Thursday, March 31, 2011

Shearing Time

Aztec, tonight

It's almost shearing time.  Our friend Joani is going to come down from Northern Missouri with her nephew to help us.  Joanie is the reason we have llamas, she has had them for many years, and is experienced at shearing.  It will be Tony's third time, and Inca's second, but she was not good last year, and we expect more of the same this year.  Keith is going to construct a catch this weekend so that we can run them in and get bodies sheared, feet trimmed, and medicine down all in one fell swoop.

Here is where I interject and warn any of you thinking of getting llamas to buy BROKE llamas... halter broke.... and used to being led.  It will make things much easier for you in the future.  I did not know this before I bought.  A big llama can be very dangerous, their thighs and legs are built for defense.  The pulverized black snake could easily be a dog or a human.  We are very careful around them, and while we like them a lot, I don't go amongst them without keeping my eyes moving sideways and frontways, and backways if I could!  The day I brought the lemonhead home, I thought Tony was coming over the fence to get him!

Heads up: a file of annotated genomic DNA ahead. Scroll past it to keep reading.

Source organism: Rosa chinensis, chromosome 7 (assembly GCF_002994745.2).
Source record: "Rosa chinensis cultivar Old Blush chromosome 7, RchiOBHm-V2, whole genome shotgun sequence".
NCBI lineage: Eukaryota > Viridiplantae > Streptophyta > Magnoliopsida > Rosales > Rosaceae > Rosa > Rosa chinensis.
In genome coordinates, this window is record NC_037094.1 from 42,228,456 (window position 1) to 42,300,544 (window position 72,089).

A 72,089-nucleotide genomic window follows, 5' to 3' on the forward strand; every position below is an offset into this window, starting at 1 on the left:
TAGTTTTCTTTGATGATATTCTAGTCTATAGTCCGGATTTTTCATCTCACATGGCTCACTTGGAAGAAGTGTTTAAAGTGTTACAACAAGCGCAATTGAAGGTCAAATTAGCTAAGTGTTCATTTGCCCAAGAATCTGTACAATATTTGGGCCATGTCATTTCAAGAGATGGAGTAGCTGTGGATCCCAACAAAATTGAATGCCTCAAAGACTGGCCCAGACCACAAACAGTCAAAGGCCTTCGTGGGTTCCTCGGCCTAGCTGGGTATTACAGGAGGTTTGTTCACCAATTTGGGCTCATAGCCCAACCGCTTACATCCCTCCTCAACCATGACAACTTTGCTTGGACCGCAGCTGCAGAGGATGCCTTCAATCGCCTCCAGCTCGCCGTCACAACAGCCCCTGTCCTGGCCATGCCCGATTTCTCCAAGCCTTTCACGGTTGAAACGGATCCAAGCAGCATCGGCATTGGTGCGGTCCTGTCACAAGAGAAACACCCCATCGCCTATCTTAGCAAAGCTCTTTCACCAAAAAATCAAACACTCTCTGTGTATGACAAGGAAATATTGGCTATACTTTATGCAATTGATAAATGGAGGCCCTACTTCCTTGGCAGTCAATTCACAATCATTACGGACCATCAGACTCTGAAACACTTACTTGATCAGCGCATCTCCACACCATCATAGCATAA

Anyway, almost shearing time, and I'll take pictures of the whole process for everyone to see.  It will be much nicer for Inca to have her heavy fleece off this summer, and be cooler in the heat.


  1. Do I detect a hint of,"What did I buy here?" No?..Just kidding!

    Good luck with that, once the lambing is over, it`ll be almost time for shearing them again too!!! Where does it end?

  2. Wow~ I didn't know that, Mary Ann! I know what you mean about halter breaking... our sheep are not aggressive like your llamas but they have a heavy "flight" instinct that makes them almost impossible to catch if they think something is up.

  3. Our Tups are quite aggressive! Boy can they give you a whack!!

  4. Do you do something with the fur?

    lemonhead? did I miss something?


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